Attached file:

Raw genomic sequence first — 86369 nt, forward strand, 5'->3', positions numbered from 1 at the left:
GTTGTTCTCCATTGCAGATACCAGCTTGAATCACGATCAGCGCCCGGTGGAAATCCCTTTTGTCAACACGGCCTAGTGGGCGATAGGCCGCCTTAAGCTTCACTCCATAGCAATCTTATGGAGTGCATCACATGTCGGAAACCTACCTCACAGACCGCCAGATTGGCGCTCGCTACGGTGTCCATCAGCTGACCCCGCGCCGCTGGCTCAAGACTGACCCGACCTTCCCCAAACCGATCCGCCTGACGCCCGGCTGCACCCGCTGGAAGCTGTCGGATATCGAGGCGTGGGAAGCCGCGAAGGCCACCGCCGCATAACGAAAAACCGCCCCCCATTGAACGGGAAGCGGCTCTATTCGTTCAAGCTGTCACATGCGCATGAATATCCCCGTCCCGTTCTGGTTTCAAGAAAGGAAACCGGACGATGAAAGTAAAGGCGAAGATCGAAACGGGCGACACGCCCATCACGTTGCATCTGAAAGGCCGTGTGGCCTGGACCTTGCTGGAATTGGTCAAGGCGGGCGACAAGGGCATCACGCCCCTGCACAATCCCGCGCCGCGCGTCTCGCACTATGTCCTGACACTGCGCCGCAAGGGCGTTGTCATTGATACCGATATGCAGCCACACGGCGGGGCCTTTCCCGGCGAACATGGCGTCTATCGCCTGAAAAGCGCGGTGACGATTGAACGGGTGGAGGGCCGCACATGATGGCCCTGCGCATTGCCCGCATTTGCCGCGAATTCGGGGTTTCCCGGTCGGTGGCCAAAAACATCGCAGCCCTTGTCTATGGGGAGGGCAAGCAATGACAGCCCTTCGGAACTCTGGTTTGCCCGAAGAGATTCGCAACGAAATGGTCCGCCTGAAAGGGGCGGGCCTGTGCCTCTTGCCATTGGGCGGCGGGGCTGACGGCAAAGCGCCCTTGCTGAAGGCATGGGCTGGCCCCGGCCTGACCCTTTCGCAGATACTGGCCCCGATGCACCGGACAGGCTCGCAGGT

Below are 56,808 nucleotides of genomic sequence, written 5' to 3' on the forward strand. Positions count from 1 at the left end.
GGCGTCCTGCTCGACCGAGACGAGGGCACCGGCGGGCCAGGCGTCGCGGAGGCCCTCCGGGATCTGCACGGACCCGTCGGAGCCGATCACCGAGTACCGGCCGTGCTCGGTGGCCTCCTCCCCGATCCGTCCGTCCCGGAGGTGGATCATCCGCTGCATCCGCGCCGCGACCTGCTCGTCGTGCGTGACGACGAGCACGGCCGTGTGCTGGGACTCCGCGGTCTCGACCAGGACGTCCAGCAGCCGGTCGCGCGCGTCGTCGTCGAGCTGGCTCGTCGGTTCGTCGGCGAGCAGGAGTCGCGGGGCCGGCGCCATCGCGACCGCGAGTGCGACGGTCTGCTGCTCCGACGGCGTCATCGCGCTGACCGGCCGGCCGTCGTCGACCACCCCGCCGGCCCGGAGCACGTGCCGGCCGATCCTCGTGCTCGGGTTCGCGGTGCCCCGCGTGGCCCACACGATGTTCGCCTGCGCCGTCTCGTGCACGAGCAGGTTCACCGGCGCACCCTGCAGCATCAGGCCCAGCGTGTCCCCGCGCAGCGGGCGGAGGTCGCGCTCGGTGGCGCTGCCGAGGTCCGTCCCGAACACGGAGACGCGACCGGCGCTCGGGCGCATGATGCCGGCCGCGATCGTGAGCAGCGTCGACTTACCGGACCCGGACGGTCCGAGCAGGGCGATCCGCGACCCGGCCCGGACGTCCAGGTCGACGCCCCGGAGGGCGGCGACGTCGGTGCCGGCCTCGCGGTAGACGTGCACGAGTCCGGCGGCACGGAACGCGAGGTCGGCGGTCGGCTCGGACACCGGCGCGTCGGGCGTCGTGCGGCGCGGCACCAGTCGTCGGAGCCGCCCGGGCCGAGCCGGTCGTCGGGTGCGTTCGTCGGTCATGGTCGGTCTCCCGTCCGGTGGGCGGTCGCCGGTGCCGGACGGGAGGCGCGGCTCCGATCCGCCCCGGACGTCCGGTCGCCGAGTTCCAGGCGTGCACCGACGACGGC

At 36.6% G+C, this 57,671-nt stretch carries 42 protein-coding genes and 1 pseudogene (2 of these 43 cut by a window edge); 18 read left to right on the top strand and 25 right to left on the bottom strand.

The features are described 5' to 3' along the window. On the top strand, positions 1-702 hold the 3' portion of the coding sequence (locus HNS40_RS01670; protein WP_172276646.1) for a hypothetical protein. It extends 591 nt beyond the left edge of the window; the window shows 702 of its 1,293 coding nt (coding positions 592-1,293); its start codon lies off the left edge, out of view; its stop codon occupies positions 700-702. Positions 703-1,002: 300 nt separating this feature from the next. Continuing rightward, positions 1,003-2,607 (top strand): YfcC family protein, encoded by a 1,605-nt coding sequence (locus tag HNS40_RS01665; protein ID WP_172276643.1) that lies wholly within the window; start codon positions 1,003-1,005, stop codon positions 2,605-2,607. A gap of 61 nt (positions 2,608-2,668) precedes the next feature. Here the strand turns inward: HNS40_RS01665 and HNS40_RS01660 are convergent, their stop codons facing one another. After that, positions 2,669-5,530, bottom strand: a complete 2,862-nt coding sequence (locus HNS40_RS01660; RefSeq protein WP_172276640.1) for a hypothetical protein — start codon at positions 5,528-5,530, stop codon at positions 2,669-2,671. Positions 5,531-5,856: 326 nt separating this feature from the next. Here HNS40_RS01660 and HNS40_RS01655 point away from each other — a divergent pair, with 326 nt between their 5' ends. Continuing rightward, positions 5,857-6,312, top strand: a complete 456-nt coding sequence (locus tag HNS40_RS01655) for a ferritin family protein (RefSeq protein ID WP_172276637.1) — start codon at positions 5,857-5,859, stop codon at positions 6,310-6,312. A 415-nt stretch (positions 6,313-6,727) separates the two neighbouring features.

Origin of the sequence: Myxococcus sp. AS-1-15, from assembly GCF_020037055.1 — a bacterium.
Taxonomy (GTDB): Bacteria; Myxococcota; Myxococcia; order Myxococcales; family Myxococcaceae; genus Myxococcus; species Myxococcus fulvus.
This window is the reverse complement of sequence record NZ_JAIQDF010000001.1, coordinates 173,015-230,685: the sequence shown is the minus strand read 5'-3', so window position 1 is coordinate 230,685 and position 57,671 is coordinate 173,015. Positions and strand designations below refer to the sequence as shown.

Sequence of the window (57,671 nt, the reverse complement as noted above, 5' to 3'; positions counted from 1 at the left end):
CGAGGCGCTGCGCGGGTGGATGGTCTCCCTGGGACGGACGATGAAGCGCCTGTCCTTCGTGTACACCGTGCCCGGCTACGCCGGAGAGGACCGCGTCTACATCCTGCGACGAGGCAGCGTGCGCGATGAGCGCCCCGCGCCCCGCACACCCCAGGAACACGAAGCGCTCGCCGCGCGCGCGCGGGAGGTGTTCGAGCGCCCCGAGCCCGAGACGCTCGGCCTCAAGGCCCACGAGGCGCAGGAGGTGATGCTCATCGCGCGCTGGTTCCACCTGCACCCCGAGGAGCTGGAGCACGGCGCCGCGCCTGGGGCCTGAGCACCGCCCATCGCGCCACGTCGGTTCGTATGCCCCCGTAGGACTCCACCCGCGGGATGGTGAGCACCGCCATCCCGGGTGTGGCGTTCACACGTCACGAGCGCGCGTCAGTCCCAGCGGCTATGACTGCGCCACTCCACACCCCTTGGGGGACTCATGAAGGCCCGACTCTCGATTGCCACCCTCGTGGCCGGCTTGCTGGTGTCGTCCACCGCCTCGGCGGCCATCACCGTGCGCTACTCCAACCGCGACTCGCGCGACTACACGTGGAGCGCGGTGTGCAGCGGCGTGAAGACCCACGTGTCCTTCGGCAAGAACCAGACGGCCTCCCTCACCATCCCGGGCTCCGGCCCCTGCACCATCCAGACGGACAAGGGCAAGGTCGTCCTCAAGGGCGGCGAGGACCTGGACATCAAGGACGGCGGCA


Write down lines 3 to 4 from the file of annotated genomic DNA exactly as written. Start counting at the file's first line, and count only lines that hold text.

Below are 56,808 nucleotides of genomic sequence, written 5' to 3' on the forward strand. Positions count from 1 at the left end.
GGCGTCCTGCTCGACCGAGACGAGGGCACCGGCGGGCCAGGCGTCGCGGAGGCCCTCCGGGATCTGCACGGACCCGTCGGAGCCGATCACCGAGTACCGGCCGTGCTCGGTGGCCTCCTCCCCGATCCGTCCGTCCCGGAGGTGGATCATCCGCTGCATCCGCGCCGCGACCTGCTCGTCGTGCGTGACGACGAGCACGGCCGTGTGCTGGGACTCCGCGGTCTCGACCAGGACGTCCAGCAGCCGGTCGCGCGCGTCGTCGTCGAGCTGGCTCGTCGGTTCGTCGGCGAGCAGGAGTCGCGGGGCCGGCGCCATCGCGACCGCGAGTGCGACGGTCTGCTGCTCCGACGGCGTCATCGCGCTGACCGGCCGGCCGTCGTCGACCACCCCGCCGGCCCGGAGCACGTGCCGGCCGATCCTCGTGCTCGGGTTCGCGGTGCCCCGCGTGGCCCACACGATGTTCGCCTGCGCCGTCTCGTGCACGAGCAGGTTCACCGGCGCACCCTGCAGCATCAGGCCCAGCGTGTCCCCGCGCAGCGGGCGGAGGTCGCGCTCGGTGGCGCTGCCGAGGTCCGTCCCGAACACGGAGACGCGACCGGCGCTCGGGCGCATGATGCCGGCCGCGATCGTGAGCAGCGTCGACTTACCGGACCCGGACGGTCCGAGCAGGGCGATCCGCGACCCGGCCCGGACGTCCAGGTCGACGCCCCGGAGGGCGGCGACGTCGGTGCCGGCCTCGCGGTAGACGTGCACGAGTCCGGCGGCACGGAACGCGAGGTCGGCGGTCGGCTCGGACACCGGCGCGTCGGGCGTCGTGCGGCGCGGCACCAGTCGTCGGAGCCGCCCGGGCCGAGCCGGTCGTCGGGTGCGTTCGTCGGTCATGGTCGGTCTCCCGTCCGGTGGGCGGTCGCCGGTGCCGGACGGGAGGCGCGGCTCCGATCCGCCCCGGACGTCCGGTCGCCGAGTTCCAGGCGTGCACCGACGACGGC